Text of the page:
a second processor coupled to the second communication interface for transmitting the acknowledgment to the first node, in response to storing the message both in the second memory and in a third memory, and
wherein the communication network further comprises
the third memory coupled to the plurality of second nodes for storing the message.
8. The communication network of claim 7, wherein the first node further comprises
a timer coupled to the first processor for timing the acknowledgment, and wherein the first processor is programmed to:
start the timer in response to transmitting the message to the first one of the plurality of second nodes; and
retransmit the message to a second one of the plurality of second nodes, in response to the timer exceeding a predetermined time limit and the acknowledgment having not been received.
9. The communication network of claim 7, wherein the second processor is programmed to
transmit the message to a third node, in response to the first one of the plurality of second nodes remaining operational after transmitting the acknowledgment.
10. The communication network of claim 7, wherein the second processor is programmed to
remove the message from the second and third memories in response to having successfully communicated the message to a third node.
11. The communication network of claim 7, further comprising
a second one of the plurality of second nodes, comprising:
a third communication interface coupled to the first one of the plurality of second nodes for detecting an operational status indication from the first one of the plurality of second nodes; and
a third processor coupled to the third communication interface for accessing the third memory to retrieve the message in response to the first one of the plurality of second nodes becoming non-operational after transmitting the acknowledgment to the first node and before removing the message from the second and third memories, wherein the third processor is programmed to then transmit the message to a third node.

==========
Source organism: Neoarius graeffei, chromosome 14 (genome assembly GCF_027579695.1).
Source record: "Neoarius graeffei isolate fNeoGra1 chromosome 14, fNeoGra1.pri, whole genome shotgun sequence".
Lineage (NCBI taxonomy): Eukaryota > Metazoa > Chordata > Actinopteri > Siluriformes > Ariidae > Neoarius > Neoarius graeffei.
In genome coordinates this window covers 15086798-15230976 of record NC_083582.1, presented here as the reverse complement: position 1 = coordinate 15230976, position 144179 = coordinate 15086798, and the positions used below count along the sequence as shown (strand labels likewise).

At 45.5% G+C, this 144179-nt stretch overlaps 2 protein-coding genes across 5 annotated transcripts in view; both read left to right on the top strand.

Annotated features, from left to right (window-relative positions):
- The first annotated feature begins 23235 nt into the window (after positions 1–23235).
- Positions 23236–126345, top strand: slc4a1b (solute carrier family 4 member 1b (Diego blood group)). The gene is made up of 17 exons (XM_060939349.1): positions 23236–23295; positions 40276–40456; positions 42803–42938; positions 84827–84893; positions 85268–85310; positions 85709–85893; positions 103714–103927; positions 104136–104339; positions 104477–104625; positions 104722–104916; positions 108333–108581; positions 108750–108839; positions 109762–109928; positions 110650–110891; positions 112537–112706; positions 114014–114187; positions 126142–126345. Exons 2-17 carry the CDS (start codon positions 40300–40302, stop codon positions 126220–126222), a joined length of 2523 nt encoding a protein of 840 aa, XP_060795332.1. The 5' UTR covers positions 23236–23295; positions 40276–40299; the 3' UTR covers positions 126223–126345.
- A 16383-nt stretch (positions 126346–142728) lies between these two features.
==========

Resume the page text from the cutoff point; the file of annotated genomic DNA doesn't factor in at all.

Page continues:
12. The communication network of claim 7, wherein the communication network is a selective call radio communication system.
Description
FIELD OF THE INVENTION

This invention relates in general to communication networks, and more specifically to a method and apparatus for providing redundancy in a communication network.

BACKGROUND OF THE INVENTION

Communication networks utilized in high availability communication systems, such as selective call messaging systems, have employed various approaches to redundancy. One approach has been to duplicate essential elements of the system and to provide some form of redundancy switching to isolate a failed element. This approach has proved expensive and has required rather complex software to control the switching, fault recovery, and isolation. In addition, the approach has required synchronization of duplicate databases containing duplicate copies of the messages in transit through the communication network in each of the essential elements of the system. The duplication of data in large, real-time systems has placed an extraordinary load on the communication channels carrying the data between the input nodes and the output nodes.

What is needed is a method and apparatus for providing redundancy in such communication networks without the problems that have accompanied prior art approaches. A solution is needed that does not require duplicate, synchronized databases in each of the essential elements of the network. An approach is needed that does not require redundancy switching and complex software therefor. A method and apparatus is needed that does not place an extraordinary load on the communication channels carrying the data between the input nodes and the output nodes.

SUMMARY OF THE INVENTION

An aspect of the present invention is a method for providing redundancy in a communication network comprising a plurality of nodes, the method comprising at a first node the steps of receiving and storing a message in a first memory, transmitting the message to a first one of a plurality of second nodes, and removing the message from the first memory, in response to receiving an acknowledgment from any one of the plurality of second nodes. The method further comprises at the first one of the plurality of second nodes the steps of receiving and storing the message within a second memory, storing the message within a third memory accessible to the plurality of second nodes, and transmitting the acknowledgment to the first node, in response to storing the message in both the second and third memories.